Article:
You began with a thought. With difficult work and a little luck, you got your first round of financing and recruited a couple of individuals. Quick forward a couple of years — you have your product, perhaps a few clients — you’ll unavoidably ask yourself, “Is this working? Is currently an opportunity to bet everything and scale up my sales and marketing? Or then again, do I have to turn?”
This is a question that many entrepreneurs face early in the life of their business. As a leader, you must stay focused and understand how the market is reacting to your product to determine whether you can capitalize on the current situation or whether you need to pivot.
There are several options available to scale:
– Hiring a sales team.
– Investing in marketing.
– Selling self-serve and so on.
Questions to ask before scaling or pivoting the business:
1. Do you have a good fit between my product and the market?
The best way to determine product-market fit:
- Someone is paying for your stuff, and it isn’t your cousin.
- People use your product regularly (daily, weekly, monthly, or whatever rate you think appropriate for your product).
- You have a system in place that allows you to add consumers regularly.
Have you answered yes to all of the questions above? Scaling up appears to be an option. If not, consider pivoting, then asking, rinsing, and repeating.
2. Ok, if you have product-market fit — how do you scale, and how can your size not be a competitive disadvantage?
This relies upon how enormous your target market is, the cost of your product, and the ease with which you can start. You’ll need to pick up the phone if you have a small market and an expensive product. You have numerous possibilities if you have a broad market and a more flexible price, including self-serve and high-velocity inbound teams.
It’s crucial that you don’t feel compelled to follow your competitors’ path, as this might unnecessarily place you in a head-to-head battle with them. Is it possible to gain traction in a submarket? If so, how can you do it bottom-up or top-down?
It’s just a fact that your competitors got where they are now in a different market or competitive context, so trying to do things the same way may not be the best move and won’t always give you an edge. No one size fits all.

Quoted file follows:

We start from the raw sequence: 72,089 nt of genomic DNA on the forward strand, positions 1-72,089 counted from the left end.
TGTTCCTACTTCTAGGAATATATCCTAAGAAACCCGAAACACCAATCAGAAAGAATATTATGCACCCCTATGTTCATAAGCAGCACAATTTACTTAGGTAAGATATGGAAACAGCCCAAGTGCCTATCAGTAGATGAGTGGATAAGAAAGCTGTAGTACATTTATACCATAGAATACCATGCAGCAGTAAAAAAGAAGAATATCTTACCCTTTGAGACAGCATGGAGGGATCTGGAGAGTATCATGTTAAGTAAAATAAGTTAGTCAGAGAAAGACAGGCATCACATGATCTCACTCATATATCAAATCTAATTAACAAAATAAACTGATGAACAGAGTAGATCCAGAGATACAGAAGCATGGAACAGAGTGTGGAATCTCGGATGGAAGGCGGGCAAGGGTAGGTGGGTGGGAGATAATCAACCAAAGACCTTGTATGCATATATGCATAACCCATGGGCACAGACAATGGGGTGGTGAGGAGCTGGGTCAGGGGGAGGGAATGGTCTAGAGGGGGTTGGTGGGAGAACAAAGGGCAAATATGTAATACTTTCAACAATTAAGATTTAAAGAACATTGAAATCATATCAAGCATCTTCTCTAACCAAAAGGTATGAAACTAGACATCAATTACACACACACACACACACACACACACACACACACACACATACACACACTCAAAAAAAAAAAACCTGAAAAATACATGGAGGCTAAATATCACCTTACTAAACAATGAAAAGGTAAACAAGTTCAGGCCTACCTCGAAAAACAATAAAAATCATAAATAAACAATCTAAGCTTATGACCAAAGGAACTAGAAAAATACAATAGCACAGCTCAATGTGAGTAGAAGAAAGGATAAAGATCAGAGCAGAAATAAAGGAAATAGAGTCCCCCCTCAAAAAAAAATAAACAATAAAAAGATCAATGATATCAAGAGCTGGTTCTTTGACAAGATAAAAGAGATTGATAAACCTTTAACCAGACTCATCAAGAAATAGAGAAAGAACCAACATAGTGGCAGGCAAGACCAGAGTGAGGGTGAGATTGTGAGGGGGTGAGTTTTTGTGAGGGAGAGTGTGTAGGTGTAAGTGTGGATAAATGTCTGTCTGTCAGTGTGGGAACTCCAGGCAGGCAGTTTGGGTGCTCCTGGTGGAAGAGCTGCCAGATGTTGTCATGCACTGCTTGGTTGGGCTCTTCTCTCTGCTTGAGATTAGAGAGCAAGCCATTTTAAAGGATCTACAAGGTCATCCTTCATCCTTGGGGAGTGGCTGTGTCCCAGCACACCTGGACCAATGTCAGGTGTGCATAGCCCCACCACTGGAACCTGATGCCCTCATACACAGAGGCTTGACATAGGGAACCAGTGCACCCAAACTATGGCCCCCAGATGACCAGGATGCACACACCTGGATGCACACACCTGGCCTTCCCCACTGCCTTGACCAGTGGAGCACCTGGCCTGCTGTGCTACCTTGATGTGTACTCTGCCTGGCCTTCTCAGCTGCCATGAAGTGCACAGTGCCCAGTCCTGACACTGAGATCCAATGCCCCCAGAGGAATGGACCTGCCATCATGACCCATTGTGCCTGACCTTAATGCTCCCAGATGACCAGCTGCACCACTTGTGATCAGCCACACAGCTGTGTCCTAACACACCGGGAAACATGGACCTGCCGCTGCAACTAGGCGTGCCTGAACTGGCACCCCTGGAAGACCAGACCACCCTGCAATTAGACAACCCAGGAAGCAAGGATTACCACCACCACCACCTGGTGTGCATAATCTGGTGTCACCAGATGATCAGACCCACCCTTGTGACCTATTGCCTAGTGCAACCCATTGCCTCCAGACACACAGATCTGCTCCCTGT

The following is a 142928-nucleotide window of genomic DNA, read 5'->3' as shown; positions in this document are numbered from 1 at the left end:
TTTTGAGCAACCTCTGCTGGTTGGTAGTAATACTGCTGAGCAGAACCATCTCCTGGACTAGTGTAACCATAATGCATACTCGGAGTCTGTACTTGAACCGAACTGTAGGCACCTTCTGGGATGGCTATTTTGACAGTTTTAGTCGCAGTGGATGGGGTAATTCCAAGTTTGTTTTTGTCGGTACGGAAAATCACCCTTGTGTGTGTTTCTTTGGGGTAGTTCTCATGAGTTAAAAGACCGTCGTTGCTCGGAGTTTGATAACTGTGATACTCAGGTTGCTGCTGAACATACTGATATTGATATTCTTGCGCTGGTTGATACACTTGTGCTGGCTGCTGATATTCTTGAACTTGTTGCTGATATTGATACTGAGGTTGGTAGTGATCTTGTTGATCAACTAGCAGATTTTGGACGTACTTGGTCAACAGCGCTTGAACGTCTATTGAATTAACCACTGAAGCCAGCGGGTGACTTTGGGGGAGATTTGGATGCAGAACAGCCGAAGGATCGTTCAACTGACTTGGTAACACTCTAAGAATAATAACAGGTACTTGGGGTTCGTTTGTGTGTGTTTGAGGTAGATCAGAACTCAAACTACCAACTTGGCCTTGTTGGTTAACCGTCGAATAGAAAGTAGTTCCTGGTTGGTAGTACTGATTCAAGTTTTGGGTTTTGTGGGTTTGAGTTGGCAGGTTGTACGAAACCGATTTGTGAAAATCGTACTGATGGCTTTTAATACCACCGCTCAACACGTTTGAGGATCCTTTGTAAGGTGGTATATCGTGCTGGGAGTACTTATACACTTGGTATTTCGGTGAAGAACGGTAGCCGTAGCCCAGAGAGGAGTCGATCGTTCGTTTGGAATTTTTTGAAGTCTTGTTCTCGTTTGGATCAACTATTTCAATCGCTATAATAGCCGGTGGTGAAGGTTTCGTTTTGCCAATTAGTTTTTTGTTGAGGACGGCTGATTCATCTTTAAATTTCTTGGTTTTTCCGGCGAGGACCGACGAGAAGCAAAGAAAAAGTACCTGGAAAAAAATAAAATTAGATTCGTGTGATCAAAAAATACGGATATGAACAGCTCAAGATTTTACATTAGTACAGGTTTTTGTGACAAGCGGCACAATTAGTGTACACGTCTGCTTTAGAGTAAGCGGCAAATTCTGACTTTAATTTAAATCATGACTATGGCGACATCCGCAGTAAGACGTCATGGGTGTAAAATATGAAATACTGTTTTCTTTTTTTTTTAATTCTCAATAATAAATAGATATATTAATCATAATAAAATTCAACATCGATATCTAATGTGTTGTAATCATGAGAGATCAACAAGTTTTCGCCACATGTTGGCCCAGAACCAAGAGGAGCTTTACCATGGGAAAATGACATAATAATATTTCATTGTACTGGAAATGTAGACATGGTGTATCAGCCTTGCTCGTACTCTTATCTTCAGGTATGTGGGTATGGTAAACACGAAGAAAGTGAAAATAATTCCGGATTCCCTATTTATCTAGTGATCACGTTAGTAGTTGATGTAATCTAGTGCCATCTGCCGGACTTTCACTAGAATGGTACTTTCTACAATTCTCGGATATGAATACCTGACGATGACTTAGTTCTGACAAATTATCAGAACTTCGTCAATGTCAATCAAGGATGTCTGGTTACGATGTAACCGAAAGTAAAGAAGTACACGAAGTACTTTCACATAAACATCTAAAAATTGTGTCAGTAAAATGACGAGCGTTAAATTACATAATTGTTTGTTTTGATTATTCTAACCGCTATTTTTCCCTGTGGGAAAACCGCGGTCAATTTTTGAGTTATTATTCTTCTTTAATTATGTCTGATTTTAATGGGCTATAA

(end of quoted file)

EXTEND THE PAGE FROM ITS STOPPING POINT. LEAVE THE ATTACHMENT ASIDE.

3. Are you doing everything to make your customers successful?
To any successful business model, word of mouth, happy customers, and references are the powerful accelerants at the end of the day.
How much can I depend on my product for customer success? Do my customers need a lot of service and support to succeed? What is the general feeling about my product among my customers? If you’re not sure, ask them!
Building trust and empathy with your customers while meeting them where they are and understanding them will allow you to find more answers than social media ever could.
Is it better to stay, or should I grow?
Regardless of whether you choose to scale or pivot, know this to develop your organization, you should continually improve to serve your clients. As a component of this improvement, you’ll probably have to scale or evolve in some ability to see proceeded with development.
Make sure to peruse the signs — evaluate market fit; however, consistently look inside, and keep on checking in with both your group and your clients at all times.
The process of asking yourself questions doesn’t end with pivot vs. scale. As an effective business, you and your group ought to constantly be inquiring, “what do we should do to get to a higher level?” Remember to celebrate your wins, but don’t let them make you complacent.